The mine’s commissioning and ramp-up is expected to increase Rio Tinto’s iron ore production volumes and improve product mix from the Pilbara in the second half of this year. Full-year shipments guidance for 2022 remains at 320-335 Mt (100% basis) subject to risks around the ramp up of new mines, weather and management of cultural heritage.

The capital cost for the mine is estimated to be $3.1 billion. As disclosed in February, the company’s replacement projects in the Pilbara, including Gudai-Darri, were subject to potential capital increases of approximately 15% due to ongoing COVID-19 restrictions, including labour access and supply chain quality issues. Group capital expenditure guidance for 2022 is unchanged at around $8 billion.

Rio Tinto Iron Ore Chief Executive, Simon Trott, said: “The commissioning of Gudai-Darri represents the successful delivery of our first greenfield mine in over a decade, helping to support increased output of Pilbara Blend, our flagship product. It sets a new standard for Rio Tinto mine developments through its deployment of technology and innovation to enhance productivity and improve safety.

“I’d like to acknowledge the support of the Traditional Owners, the Banjima People, on whose country Gudai-Darri is situated. We have worked closely with the Banjima People to progress this project and we look forward to continuing to actively partner with them into the future.”

Rio Tinto Chief Technical Officer, Mark Davies, said: “The safe and successful delivery of Gudai-Darri, in the midst of a global pandemic, is testament to the resilience and hard work of thousands of Rio Tinto employees and contractors, including a range of local Western Australian suppliers, as well as Pilbara Aboriginal businesses.

“In building this new hub we have brought together the best of our innovations, including autonomous trucks, trains and drills, as well as the world’s first autonomous water trucks, to make Gudai-Darri our most technologically advanced iron ore mine.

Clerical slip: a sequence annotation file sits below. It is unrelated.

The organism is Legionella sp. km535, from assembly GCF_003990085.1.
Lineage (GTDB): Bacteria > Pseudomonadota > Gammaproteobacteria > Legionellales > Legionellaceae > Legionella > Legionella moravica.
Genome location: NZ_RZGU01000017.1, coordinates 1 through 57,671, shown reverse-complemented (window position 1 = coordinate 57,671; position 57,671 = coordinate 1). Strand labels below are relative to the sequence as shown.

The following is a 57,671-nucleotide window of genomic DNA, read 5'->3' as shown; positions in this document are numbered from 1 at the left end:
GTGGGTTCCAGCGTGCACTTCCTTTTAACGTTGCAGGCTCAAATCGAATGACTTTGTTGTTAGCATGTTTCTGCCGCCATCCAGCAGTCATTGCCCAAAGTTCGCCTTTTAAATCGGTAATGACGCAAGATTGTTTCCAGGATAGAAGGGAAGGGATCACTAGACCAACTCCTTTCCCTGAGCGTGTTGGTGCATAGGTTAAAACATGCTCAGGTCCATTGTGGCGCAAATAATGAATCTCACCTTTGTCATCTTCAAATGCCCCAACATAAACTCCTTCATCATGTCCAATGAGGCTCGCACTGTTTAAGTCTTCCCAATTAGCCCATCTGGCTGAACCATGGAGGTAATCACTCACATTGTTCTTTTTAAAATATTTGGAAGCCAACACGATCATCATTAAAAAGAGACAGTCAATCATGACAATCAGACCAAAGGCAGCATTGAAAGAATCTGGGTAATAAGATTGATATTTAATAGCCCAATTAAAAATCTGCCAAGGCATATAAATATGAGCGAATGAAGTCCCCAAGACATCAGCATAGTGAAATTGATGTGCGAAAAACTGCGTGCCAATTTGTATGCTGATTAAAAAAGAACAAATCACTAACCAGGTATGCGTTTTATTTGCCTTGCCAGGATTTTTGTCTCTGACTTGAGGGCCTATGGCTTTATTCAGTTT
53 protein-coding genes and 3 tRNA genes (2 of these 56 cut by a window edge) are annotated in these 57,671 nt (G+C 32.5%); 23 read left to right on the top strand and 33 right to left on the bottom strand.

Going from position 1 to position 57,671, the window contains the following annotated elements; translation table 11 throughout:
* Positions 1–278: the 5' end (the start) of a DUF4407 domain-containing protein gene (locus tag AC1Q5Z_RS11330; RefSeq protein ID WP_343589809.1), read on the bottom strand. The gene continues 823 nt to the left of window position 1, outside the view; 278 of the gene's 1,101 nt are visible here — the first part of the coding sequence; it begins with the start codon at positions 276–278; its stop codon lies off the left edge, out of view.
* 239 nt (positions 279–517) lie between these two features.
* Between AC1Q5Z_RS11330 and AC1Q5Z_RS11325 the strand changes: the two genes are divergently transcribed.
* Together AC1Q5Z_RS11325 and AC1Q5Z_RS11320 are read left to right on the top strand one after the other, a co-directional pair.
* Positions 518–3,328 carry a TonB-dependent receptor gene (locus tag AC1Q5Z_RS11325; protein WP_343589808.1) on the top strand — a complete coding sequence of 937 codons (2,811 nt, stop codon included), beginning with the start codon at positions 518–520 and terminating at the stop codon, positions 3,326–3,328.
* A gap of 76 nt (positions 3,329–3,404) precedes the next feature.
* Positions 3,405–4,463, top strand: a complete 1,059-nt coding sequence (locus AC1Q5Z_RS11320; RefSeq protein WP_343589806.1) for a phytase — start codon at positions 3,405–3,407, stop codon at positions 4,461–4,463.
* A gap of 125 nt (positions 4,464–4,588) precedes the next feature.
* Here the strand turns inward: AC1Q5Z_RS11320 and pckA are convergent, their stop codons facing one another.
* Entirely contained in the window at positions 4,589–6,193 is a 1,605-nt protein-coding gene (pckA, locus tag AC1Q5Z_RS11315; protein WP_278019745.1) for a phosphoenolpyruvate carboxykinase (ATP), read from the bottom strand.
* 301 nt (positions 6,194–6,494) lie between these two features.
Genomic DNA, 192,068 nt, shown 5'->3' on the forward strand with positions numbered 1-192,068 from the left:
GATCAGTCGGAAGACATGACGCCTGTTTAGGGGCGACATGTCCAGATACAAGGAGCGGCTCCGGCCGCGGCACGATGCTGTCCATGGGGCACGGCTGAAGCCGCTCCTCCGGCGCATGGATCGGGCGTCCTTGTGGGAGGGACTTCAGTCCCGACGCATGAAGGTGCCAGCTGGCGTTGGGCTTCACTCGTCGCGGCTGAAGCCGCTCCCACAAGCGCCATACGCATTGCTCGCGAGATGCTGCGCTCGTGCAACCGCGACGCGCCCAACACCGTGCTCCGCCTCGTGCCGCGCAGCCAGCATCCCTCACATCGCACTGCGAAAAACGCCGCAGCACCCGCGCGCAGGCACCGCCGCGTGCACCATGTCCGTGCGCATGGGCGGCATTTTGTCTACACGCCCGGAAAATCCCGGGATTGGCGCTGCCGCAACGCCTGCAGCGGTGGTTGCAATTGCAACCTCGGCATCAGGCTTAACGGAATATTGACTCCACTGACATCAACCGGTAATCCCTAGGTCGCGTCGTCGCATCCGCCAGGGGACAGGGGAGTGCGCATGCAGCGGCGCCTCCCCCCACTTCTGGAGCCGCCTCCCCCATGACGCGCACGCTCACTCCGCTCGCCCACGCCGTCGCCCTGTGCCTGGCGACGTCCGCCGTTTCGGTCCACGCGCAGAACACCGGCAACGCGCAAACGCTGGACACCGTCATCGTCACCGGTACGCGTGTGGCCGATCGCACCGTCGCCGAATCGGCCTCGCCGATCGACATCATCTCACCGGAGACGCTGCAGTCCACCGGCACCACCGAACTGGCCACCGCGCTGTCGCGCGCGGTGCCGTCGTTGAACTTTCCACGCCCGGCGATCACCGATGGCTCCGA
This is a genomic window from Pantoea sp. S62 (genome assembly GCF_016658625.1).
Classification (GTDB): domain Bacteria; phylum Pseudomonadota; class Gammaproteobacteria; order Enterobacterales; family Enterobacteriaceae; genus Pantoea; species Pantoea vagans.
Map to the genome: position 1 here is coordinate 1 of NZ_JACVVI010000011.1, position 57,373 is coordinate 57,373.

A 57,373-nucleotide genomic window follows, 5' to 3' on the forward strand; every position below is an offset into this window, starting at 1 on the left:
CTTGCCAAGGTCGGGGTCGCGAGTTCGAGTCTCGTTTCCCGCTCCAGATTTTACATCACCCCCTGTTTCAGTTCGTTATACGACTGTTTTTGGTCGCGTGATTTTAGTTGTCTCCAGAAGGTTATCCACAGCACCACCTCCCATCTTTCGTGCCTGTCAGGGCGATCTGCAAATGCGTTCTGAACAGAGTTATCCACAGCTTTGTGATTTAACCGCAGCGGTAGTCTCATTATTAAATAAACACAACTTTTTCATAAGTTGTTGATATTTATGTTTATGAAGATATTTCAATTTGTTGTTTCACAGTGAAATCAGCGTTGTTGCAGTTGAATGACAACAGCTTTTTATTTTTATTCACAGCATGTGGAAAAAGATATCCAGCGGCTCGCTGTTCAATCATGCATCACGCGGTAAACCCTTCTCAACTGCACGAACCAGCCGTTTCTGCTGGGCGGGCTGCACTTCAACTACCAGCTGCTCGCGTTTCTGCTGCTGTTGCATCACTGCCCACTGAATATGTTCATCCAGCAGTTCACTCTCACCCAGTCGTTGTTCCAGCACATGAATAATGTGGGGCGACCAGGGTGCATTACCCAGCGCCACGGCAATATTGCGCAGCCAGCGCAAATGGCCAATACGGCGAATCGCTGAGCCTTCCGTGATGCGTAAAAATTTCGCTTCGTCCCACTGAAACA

“This suite of autonomous assets complements the planned deployment of other leading-edge technologies including a robotic ore sampling laboratory, field mobility devices for all personnel and a digital asset of the fixed plant, which, together with data analytics, will make Gudai Darri safer and more productive.”

Helping support Rio Tinto’s carbon emission reduction targets, Gudai-Darri will be powered by a 34 MW solar farm that is expected to supply about a third of the mine’s average electricity demand once construction is complete in August.

Together with a new lithium-ion battery energy storage system in Tom Price, the solar plant is estimated to reduce annual carbon dioxide emissions by about 90,000 t compared with conventional gas powered generation, equivalent to taking about 28,000 cars off the road.

Aggreko heralds three decades of mine power innovations

After operating for more than 60 years, Aggreko, a leading provider of mobile modular power, temperature control and energy solutions, is reflecting on its entrance to mining more than 30 years ago.

The company, founded in 1962, entered the mining industry in 1991 and, about a decade later, pioneered modular cooling in underground mining.

Aggreko Australia Pacific Managing Director, George Whyte, said the Netherlands-born company – now active in about 80 countries globally – has played an evolutionary role in mine power and temperature control.

“In 1991, Aggreko secured its first ever mining project, which was at the Benambra zinc and copper mine in Victoria, Australia,” Whyte said. “At the time we were the only company to put 1 MW of power technology into a modular container. Later, in 2001, we pioneered modular underground mine cooling in the rental market, also in Australia. Prior to that, mines would purchase fixed cooling and ventilation systems for their operations.

“Some other mines we supported early on included Mt Dimer, Youanmi, Century Zinc, Granites Gold Mine and the Olympic Dam expansion – which is Australia’s largest open-pit mine. Some of these mines are still around today.”

Whyte said energy services at mines had expanded since then.

“Where we once supported mines operationally with their short-term power and cooling needs, we organically developed into an engineering solutions provider, now active at more than 300 mines globally,” he said. “Over time, our solutions have also become more complex from providing airflow modelling for underground cooling and ventilation to providing fully hybridised micro-grids.

“Of the limited number of off-grid renewable power plants in the world, Aggreko owns and operates three of them, and this is something we are very proud of. Where it was once common for miners to own and operate their own power plants on-site and for us to supply bridging power, it is becoming more common for us to build, own and operate the power plant for a mine’s life.”

Whyte said digitalisation has been one of the biggest transformers of the mining industry, helping assist with emissions reduction and safety improvements.

“Digital technology provides the data needed to reduce unpaid down-time on mine sites for instance or discover how solar and batteries behave under cloud cover,” he said.